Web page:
Some East Bay Parks stay open during storms; plus King Tides are coming

Briones Regional Park remained open and visited by a handful of brave folks and their dogs on Jan. 13, 2023. (Pete Cruz photos)

SAN FRANCISCO EAST BAY AREA, CA (Jan. 13, 2023) — The winter storms that have pummeled the Bay Area have caused a lot of damage to East Bay Regional Parks and other public open space; forecasts indicate that more storms are likely on the way.

As a result, some regional parks may close temporarily to protect the public and complete repairs. So if you plan to visit a park to join a program or explore on your own, please check beforehand to make sure that the park is open and the program will proceed.

After the first storms, all the regional parks closed for public protection. Then the regional parks along the bay shoreline and delta reopened.

As of Jan. 12, five regional parks closed until further notice: Anthony Chabot, Del Valle, Sunol, Ohlone Wilderness and the Tilden Nature Area. Although the rest of the regional parks were reopened, some were accessible only for pedestrian and bicycle traffic. Paved inter-park trails including the Contra Costa Canal, Iron Horse, and Lafayette-Moraga trails are also open.

Check before you go

The situation is evolving as the weather changes. Up-to-date information on park status is posted at the top of the home page on the district website, Or you can call the visitor centers at the phone numbers listed with program descriptions.

Even if a park is open, some entrances, trails and roads may be closed due to flooding or other storm damage. Please cooperate with any signage warning of hazards and any instructions from district staff.

Also, when you are visiting parks, be mindful of conditions and exercise caution. The ground is highly saturated.

Weather permitting, here are some of the activities planned in the regional parks in coming days:

King Tides are coming

If high water intrigues you, join a “King Tides Walk” from 9:30 a.m. to 12:30 p.m. on Saturday, Jan. 21 with naturalist Erin Blackwood at Coyote Hills.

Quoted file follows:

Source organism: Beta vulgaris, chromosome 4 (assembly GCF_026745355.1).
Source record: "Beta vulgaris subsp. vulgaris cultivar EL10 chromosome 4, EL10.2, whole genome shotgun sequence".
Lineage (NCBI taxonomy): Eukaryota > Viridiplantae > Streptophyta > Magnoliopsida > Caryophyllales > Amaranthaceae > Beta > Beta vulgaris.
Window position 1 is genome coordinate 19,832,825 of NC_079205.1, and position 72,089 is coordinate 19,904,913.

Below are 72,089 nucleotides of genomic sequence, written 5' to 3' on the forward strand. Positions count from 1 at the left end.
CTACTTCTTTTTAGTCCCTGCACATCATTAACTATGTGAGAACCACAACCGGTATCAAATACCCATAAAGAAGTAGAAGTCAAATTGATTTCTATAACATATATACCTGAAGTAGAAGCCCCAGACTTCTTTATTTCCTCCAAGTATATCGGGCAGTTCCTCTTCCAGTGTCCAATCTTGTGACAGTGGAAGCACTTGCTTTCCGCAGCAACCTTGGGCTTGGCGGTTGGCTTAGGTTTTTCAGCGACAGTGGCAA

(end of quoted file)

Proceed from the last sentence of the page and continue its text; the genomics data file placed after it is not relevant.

This is a mostly flat, paved walk along the San Francisco Bay shoreline for ages 10 and older, with parent participation. Find out how high tides affect plants, animals, and humans. Wear good walking shoes and bring water.

Or you can join in a “Storywalk Along the Marsh” at Coyote Hills from 3 to 3:30 p.m. the same day. A naturalist will lead an exploration of the park’s marshland with stories, songs and movement. The program is for all ages; parent participation is required, and registration is not necessary.

Coyote Hills is at the end of Patterson Ranch Road off Paseo Padre Parkway. Meet at the visitor center for either program. Both programs are free. If the entrance road is open to vehicles, there’s a parking fee of $5 per car. Otherwise you have to bike or walk in. Parking for a fee is available at the nearby Dumbarton Quarry Campground. For information, call 510-544-3220.

Tidal Walk

Speaking of King Tides, there’s another tidal walk from noon to 2 p.m. on Sunday, Jan. 22 at Radke Martinez Regional Shoreline with naturalist Jessica Kauzer.

The walk is on flat, unpaved trails. Dress for the weather, wear boots, and expect to get a bit wet. Bring water and snacks.

The program is free, and registration isn’t required. Meet Jessica in the parking lot off North Court Street in Martinez. For information, call Black Diamond Mines at 510-544-2750.

Watch our for newts

With the rainy weather, newts are on the march. Newts are a variety of salamander that lies dormant in woods and fields during the dry season, then migrates to ponds and streams during the rainy season for purposes of reproduction.

Newts are about four to six inches long, brown with gold-colored bellies. They’re cute. You may see them crawling across roads and trails on their way to water.

If the parks are open, the best places to see them include South Park Drive at Tilden Regional Park in Berkeley (closed to vehicle traffic during the winter to protect them) and the Maricich lagoons at Briones Regional Park south of Martinez.

If you see newts, please do not pick them up or otherwise disturb them. For one thing, their skin has a poison to protect them from predators. And it is illegal to collect and remove any plants or animals from regional parks.

These are just a few of the programs scheduled in the regional parks. For the full list, go to Be sure to check for weather-related closures and cancellations.

Ned MacKay writes a regular column about East Bay Regional Park District sites and activities. Email him at